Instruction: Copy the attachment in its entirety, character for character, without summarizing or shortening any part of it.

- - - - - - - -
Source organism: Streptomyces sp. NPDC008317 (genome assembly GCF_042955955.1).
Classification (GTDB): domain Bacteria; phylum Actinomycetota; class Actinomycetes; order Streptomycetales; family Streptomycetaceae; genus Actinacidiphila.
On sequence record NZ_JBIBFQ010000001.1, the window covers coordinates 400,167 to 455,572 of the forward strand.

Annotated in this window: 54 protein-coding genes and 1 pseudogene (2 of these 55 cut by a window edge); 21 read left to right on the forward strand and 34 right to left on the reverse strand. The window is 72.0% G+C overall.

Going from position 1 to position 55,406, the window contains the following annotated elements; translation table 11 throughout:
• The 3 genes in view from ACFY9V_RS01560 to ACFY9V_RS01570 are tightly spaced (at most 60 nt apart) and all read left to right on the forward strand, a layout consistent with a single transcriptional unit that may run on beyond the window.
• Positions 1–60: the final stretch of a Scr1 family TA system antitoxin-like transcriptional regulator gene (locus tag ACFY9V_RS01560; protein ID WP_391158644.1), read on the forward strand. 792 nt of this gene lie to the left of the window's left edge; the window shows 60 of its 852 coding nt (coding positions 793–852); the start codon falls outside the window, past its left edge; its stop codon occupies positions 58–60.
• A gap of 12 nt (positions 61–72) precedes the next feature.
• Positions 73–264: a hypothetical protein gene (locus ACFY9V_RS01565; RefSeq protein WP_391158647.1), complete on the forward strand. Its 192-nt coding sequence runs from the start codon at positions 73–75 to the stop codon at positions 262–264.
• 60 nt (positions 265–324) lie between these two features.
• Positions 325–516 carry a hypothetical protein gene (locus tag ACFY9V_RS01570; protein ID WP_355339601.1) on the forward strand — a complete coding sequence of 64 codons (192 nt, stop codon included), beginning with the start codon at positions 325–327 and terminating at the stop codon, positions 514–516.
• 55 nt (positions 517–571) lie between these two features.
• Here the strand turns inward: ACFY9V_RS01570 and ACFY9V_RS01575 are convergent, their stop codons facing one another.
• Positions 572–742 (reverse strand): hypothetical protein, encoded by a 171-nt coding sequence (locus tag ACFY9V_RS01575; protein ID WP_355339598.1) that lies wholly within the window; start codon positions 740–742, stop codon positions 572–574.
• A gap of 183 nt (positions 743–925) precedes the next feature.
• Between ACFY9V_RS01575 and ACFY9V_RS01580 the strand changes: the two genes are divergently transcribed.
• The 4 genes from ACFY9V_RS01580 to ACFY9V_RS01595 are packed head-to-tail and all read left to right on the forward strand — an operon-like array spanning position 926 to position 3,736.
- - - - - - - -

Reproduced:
Source organism: Streptomyces sp. NPDC008317 (genome assembly GCF_042955955.1).
Classification (GTDB): domain Bacteria; phylum Actinomycetota; class Actinomycetes; order Streptomycetales; family Streptomycetaceae; genus Actinacidiphila.
On sequence record NZ_JBIBFQ010000001.1, the window covers coordinates 400,167 to 455,572 of the forward strand.

Annotated in this window: 54 protein-coding genes and 1 pseudogene (2 of these 55 cut by a window edge); 21 read left to right on the forward strand and 34 right to left on the reverse strand. The window is 72.0% G+C overall.

Going from position 1 to position 55,406, the window contains the following annotated elements; translation table 11 throughout:
• The 3 genes in view from ACFY9V_RS01560 to ACFY9V_RS01570 are tightly spaced (at most 60 nt apart) and all read left to right on the forward strand, a layout consistent with a single transcriptional unit that may run on beyond the window.
• Positions 1–60: the final stretch of a Scr1 family TA system antitoxin-like transcriptional regulator gene (locus tag ACFY9V_RS01560; protein ID WP_391158644.1), read on the forward strand. 792 nt of this gene lie to the left of the window's left edge; the window shows 60 of its 852 coding nt (coding positions 793–852); the start codon falls outside the window, past its left edge; its stop codon occupies positions 58–60.
• A gap of 12 nt (positions 61–72) precedes the next feature.
• Positions 73–264: a hypothetical protein gene (locus ACFY9V_RS01565; RefSeq protein WP_391158647.1), complete on the forward strand. Its 192-nt coding sequence runs from the start codon at positions 73–75 to the stop codon at positions 262–264.
• 60 nt (positions 265–324) lie between these two features.
• Positions 325–516 carry a hypothetical protein gene (locus tag ACFY9V_RS01570; protein ID WP_355339601.1) on the forward strand — a complete coding sequence of 64 codons (192 nt, stop codon included), beginning with the start codon at positions 325–327 and terminating at the stop codon, positions 514–516.
• 55 nt (positions 517–571) lie between these two features.
• Here the strand turns inward: ACFY9V_RS01570 and ACFY9V_RS01575 are convergent, their stop codons facing one another.
• Positions 572–742 (reverse strand): hypothetical protein, encoded by a 171-nt coding sequence (locus tag ACFY9V_RS01575; protein ID WP_355339598.1) that lies wholly within the window; start codon positions 740–742, stop codon positions 572–574.
• A gap of 183 nt (positions 743–925) precedes the next feature.
• Between ACFY9V_RS01575 and ACFY9V_RS01580 the strand changes: the two genes are divergently transcribed.
• The 4 genes from ACFY9V_RS01580 to ACFY9V_RS01595 are packed head-to-tail and all read left to right on the forward strand — an operon-like array spanning position 926 to position 3,736.